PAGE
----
Beyond, deposits modern banking kiosks are able to achieve a lot more and provide immense value to customers and banks both. Since 1989, CDMs have come a long way and bank kiosks can now be programmed and configured to perform a number of different workflows:

  • Cash deposits
  • Check deposits
  • Bill payments
  • Debit/credit card dispensing
  • New customer registration & onboarding

Some more advanced kiosks also provide services such as the ability to pay income taxes and even apply for loans.

The Anatomy of a CDM

Many self service solutions providers will allow you to configure a banking kiosk that works for you and your use cases. Here we have a pretty standard example of a modern Cash Deposit Machine.

Azimut CDM CQuick

As standard options, CDMs will have a touch screen interface, some form of biometric data collector, a cash vault or bag and most importantly, a cash acceptor. Other options include a card reader, check scanner, document scanner and so on.


Most common biometric sensors found on CDMs are fingerprint sensors and facial recognition and liveness detection cameras. These sensors serve the purpose of identity verification when accessing one's account or onboarding new customers.


Most modern self service kiosks have large multi touch displays to enable an easy and familiar user interface, similar to other touch based devices like smartphones and tablets. This makes the kiosk easy to use for all age groups, even those not familiar with smartphones and tablets.

Currency Storage

These kiosks have vaults or bags that store deposited cash similar to ATMs. The capacities of these vaults differ and can be customized based on a financial institution's requirements.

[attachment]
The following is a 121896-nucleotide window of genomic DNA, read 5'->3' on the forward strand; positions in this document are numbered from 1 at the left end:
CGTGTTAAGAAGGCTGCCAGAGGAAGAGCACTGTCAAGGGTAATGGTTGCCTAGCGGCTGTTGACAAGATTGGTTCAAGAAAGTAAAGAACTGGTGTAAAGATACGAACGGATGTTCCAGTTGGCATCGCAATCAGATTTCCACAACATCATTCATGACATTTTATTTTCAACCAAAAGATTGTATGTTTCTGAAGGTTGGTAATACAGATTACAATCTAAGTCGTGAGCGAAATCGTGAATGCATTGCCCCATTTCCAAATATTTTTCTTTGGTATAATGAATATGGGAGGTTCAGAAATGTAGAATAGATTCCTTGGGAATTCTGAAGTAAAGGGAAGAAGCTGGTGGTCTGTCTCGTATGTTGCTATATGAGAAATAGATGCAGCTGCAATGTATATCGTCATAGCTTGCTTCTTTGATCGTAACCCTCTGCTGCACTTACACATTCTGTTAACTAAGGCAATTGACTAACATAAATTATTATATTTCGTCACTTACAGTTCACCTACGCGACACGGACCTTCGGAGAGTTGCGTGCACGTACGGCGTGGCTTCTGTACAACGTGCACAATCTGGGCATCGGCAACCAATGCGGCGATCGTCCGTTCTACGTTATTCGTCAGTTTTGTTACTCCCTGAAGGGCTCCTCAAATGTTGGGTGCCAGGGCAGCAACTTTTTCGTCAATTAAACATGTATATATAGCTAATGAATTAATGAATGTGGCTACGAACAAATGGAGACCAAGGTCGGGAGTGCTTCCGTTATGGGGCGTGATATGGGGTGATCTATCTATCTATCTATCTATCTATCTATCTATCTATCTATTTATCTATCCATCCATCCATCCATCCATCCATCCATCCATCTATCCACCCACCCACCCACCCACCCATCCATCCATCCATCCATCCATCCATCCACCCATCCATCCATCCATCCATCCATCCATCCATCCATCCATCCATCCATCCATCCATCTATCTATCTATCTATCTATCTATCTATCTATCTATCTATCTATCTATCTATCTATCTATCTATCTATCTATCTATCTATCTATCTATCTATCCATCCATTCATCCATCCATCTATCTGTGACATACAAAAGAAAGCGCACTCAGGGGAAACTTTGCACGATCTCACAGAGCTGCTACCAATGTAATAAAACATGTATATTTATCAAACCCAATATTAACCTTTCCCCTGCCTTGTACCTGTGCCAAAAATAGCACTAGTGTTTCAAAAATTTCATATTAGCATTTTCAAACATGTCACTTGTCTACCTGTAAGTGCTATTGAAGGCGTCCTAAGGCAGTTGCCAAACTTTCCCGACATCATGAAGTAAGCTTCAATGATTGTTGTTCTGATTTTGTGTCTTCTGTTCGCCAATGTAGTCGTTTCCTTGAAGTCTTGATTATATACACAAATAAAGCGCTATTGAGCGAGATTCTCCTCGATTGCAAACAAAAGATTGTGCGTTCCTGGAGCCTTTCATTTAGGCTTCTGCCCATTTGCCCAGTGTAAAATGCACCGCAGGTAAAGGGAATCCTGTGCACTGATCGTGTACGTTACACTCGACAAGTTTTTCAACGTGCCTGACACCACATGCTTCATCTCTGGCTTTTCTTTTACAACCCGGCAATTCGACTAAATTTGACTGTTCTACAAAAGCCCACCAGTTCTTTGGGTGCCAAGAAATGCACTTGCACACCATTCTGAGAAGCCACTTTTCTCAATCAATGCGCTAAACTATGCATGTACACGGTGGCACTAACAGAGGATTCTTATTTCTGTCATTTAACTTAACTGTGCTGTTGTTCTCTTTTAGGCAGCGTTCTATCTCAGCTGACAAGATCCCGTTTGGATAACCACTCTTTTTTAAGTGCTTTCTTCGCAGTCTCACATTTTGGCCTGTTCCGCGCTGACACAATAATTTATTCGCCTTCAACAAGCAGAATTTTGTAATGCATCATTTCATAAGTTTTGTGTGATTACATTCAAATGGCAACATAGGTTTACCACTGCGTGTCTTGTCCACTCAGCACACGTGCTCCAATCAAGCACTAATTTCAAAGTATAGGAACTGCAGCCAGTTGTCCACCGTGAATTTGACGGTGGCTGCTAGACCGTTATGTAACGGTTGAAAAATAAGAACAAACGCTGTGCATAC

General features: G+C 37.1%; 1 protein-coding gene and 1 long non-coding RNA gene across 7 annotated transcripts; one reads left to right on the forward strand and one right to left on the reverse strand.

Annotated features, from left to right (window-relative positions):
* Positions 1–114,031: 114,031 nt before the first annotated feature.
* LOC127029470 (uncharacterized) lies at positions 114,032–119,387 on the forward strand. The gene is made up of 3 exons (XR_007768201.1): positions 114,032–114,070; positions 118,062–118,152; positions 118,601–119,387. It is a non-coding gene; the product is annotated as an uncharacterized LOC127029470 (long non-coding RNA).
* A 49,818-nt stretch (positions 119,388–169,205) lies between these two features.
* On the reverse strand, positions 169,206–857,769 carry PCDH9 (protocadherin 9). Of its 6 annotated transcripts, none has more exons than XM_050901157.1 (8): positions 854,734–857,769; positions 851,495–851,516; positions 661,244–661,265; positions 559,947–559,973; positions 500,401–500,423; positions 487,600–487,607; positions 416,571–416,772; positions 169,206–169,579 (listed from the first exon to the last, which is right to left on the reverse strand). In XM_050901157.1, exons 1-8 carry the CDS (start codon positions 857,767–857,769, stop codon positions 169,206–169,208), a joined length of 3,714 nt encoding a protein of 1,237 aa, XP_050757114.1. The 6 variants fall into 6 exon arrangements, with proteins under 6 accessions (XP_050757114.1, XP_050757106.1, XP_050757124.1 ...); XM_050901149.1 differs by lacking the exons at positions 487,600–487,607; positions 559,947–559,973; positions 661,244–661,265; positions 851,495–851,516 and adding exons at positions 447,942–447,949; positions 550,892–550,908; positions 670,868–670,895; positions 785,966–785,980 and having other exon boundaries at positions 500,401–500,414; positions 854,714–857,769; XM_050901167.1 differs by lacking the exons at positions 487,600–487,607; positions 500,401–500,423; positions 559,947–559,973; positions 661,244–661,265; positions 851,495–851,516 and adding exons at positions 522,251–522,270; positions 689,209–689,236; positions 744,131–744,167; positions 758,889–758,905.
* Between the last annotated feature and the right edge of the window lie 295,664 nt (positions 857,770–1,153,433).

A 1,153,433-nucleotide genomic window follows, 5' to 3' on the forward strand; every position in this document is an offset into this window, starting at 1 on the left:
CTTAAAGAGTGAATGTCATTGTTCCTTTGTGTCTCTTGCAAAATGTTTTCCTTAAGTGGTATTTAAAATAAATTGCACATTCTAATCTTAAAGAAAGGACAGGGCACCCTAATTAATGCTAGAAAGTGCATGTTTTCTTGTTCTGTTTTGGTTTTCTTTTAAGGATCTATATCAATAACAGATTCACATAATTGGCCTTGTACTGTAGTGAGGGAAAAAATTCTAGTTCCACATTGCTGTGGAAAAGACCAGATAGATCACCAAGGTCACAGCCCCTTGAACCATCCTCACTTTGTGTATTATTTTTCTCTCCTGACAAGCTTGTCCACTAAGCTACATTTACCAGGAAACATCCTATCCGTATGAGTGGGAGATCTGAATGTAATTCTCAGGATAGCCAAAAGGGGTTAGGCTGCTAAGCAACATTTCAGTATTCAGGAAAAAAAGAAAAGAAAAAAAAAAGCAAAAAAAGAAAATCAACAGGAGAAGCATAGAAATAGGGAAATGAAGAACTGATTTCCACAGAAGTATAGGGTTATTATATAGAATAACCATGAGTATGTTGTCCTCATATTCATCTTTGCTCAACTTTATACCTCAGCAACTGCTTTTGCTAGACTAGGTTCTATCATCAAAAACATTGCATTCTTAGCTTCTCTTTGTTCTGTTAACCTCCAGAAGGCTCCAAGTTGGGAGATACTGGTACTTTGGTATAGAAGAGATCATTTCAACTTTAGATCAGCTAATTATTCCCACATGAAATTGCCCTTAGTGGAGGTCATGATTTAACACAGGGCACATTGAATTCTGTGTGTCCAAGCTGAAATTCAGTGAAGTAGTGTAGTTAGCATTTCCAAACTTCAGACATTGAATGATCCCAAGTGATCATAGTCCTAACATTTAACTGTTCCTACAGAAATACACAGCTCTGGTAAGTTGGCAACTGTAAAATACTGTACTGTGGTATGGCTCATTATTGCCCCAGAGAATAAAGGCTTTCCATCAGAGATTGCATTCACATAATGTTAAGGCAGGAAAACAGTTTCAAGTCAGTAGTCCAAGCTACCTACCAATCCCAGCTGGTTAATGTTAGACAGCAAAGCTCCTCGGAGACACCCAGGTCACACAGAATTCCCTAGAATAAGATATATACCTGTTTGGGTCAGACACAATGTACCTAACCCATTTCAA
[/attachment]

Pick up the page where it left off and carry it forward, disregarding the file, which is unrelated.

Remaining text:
Cash Acceptor

The most important and definitive module of a CDM is the cash acceptor, the thing that gives it purpose. These modules can be differentiated by their cash-in capacity i.e. bunch or bulk. Bunch deposits are limited to 50 notes at a time while bulk deposits can accept up to 500 notes at once.

Additional Capabilities

CDMs aren't limited to the above mentioned capabilities and can be equipped with additional modules to exponentially increase their capability:

  • Cash recyclers, so they can both accept and dispense cash
  • Escrow function, so cash isn't stuck in case of an outage
  • Check acceptor, to accept banker's checks
  • Document scanner, to scan customer ID in case of new registration or identity verification
  • Card dispenser, to issue and dispense debit cards to new customers
  • Card acceptor, to accept payments against bills or other transactions

The Future of CDMs

According to our trend analysis within the banking and self service industries, CDMs have become a staple in North American and European markets, and are slowly making their way over to developing markets as well. CDMs are not only convenient, but they offer a means to increase financial inclusion rates in regions with a higher number of unbanked individuals and a small network of bank branches.

2,723 Cash Deposit Machine Stock Photos, Pictures & Royalty-Free Images -  iStock

The ease of access to this technology for both online banks and customers makes this an easy solution to test out services in regions with less financial coverage. Also, digital transformation with self service is the future for a lot of these industries including telecom, retail and quick service restaurants.

Reach out to our self service experts today to configure the perfect solution for your financial institution or banking needs.